FOR IMMEDIATE RELEASE
ICBA Urges Congress to Reject Expanded Powers for Tax-Exempt Credit
Washington, DC (March 6, 2008)—The Independent Community Bankers of America (ICBA) strongly urged Congress to reject calls for new business lending powers and reduced capital for the credit union industry.
“Credit unions should be granted no new powers as long as they remain tax exempt and are not meeting their statutory mission to serve individuals of modest means. Enhanced commercial lending authority is inconsistent with this mission,” said Michael Menzies, ICBA chairman-elect and president and CEO of Easton Bank and Trust Company, Easton, Md., speaking at a hearing of the House Committee on Financial Services on H.R. 1537, the Credit Union Regulatory Improvement Act (CURIA). “CURIA is a misnamed aggressive measure disguised as regulatory relief that would grant credit unions expanded business lending powers and weaken their capital standards.”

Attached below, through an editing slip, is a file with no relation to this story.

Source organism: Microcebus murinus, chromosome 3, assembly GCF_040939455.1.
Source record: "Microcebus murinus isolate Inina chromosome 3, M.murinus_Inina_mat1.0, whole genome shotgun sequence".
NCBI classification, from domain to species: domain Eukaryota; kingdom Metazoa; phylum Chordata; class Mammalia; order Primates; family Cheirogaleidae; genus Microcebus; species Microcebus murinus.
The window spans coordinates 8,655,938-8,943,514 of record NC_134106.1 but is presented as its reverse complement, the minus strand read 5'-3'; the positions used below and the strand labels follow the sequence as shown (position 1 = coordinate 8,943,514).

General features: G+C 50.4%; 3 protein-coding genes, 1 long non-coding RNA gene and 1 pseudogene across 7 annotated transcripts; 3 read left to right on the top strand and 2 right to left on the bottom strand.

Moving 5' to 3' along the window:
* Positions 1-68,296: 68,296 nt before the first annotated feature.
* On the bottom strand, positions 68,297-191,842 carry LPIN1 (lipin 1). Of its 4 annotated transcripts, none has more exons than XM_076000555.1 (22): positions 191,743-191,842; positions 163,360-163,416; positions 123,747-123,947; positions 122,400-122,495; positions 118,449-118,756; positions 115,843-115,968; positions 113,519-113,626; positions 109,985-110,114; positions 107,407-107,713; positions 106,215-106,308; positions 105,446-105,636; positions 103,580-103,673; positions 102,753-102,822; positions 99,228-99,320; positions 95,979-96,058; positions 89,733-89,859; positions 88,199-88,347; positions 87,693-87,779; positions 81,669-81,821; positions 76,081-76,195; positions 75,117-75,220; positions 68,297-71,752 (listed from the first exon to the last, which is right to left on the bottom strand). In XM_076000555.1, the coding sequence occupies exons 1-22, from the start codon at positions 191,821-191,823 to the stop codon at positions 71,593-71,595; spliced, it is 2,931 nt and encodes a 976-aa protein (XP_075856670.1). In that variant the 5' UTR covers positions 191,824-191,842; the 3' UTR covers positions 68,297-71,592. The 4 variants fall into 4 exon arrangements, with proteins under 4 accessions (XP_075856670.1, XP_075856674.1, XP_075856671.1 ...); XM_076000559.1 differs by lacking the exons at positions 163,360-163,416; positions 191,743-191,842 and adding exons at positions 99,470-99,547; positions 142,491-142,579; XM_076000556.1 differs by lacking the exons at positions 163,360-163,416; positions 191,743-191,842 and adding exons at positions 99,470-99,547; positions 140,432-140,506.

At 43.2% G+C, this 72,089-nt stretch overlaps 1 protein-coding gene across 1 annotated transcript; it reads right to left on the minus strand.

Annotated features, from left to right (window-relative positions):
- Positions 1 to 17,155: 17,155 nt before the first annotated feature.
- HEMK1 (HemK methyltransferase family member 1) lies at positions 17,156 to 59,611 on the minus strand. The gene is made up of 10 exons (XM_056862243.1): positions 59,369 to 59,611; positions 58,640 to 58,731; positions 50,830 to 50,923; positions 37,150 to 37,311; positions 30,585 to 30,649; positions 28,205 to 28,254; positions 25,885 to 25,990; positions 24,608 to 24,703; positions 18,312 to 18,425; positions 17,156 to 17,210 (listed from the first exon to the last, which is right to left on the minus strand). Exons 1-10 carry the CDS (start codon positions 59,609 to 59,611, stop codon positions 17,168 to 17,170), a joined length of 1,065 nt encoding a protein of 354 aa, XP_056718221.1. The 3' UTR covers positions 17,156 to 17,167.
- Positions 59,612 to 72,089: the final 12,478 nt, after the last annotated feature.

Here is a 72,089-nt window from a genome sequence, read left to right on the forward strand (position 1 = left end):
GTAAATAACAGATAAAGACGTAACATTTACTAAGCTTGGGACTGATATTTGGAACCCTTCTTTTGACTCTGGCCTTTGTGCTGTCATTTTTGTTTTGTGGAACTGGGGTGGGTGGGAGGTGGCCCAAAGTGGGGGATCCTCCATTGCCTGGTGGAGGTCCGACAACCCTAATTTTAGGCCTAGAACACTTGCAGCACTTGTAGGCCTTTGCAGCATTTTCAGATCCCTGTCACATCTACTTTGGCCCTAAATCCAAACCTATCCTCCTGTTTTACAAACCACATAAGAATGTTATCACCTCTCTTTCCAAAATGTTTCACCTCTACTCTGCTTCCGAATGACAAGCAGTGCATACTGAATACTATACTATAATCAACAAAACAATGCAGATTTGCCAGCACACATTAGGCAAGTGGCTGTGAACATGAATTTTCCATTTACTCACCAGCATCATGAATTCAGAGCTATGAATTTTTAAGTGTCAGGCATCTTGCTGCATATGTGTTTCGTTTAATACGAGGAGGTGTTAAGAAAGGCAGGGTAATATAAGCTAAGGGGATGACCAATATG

Today's credit unions have virtually no limit to their customer base; the statutory “common bond” requirement has become meaningless because many credit unions serve multiple common bonds or have expansive geographic-based “community" charters.” “If some credit unions believe they need new powers, the National Credit Union Administration could better serve credit unions and their members -- and taxpayers -- by facilitating their conversion to tax-paying mutual thrifts,” said Menzies.
“Not only do credit unions have the advantage of being tax exempt but they do not have to comply with the Community Reinvestment Act,” said Menzies. “But if credit unions insist on expanding beyond their basic mission of serving those of modest means, they should pay taxes and comply with CRA, just like community banks.”
Read the full text of ICBA’s testimony at www.icba.org.